Suffer or suffer from


#1

Hi dear friends,

Do you agree with the example Longman provided for appaling?

She suffered appalling injuries.
ldoceonline.com/dictionary/appalling

I feel it needs a from after suffering, that is
She suffered from an appalling injuries.

Which one do you recommend?

Thanks,
Amir


#2

To me, it looks like this:

The verb ‘suffer’ is both transitive and intransitive in nature.

We use ‘suffer’ when we experience some sort of inconvenience or difficulty as in ‘He suffered a lot of pain when the wound turned septic’.

We use ‘suffer from’ when we experience discomfort associated with illnesses as in ‘He is suffering from a cold’.

So, ‘She suffered appalling injuries.’ should be acceptable.


#3

Dear Anglopihile,

Just like always. Your answer was complete and exact. The verb suffer is both transitive and intransitive.
I even learn from your examples. I did not know the world septic.

Thank you man,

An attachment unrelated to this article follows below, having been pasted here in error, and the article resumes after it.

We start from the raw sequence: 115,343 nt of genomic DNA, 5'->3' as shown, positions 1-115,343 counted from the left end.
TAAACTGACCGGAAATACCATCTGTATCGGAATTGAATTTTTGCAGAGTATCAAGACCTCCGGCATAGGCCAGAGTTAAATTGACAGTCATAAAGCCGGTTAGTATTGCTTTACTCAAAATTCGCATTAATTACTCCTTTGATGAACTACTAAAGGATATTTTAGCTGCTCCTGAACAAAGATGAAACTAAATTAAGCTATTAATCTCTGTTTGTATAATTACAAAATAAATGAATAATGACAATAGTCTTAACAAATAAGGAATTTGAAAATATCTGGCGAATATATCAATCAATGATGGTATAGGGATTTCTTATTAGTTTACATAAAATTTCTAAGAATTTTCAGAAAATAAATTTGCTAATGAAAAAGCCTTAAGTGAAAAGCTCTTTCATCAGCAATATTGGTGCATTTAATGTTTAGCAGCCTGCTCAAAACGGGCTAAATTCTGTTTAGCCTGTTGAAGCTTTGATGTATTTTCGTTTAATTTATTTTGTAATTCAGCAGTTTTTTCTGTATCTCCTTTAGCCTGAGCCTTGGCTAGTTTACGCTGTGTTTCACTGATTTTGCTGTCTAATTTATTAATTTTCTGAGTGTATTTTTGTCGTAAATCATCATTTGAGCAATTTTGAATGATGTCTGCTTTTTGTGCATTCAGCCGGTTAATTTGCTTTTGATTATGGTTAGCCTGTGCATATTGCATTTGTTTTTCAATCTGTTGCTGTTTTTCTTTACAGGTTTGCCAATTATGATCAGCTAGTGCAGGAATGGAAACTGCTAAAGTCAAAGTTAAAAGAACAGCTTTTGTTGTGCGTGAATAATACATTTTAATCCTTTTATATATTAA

Amir


#4

I agree that Anglophile’s answer is excellent. In this case, “She suffered appalling injuries.” means she was injured, while something like “Even a year later, she still suffered from her appalling injuries.” means the injuries were causing her discomfort or pain.


#5

Hi Amir,

Just another use of ‘suffer’ to add to your collection. It can also mean ‘become worse’ ‘deteriorate’ as in - As a result of the new tax laws the profits in that company have suffered. Their friendship suffered because they lived so far away from each other.

Alan


#6

Yes, I agree the verb is transitive, too.


#7

Wowwww
Thank you so much for your cooperation.
Seems to me a million year to become master in English ;(((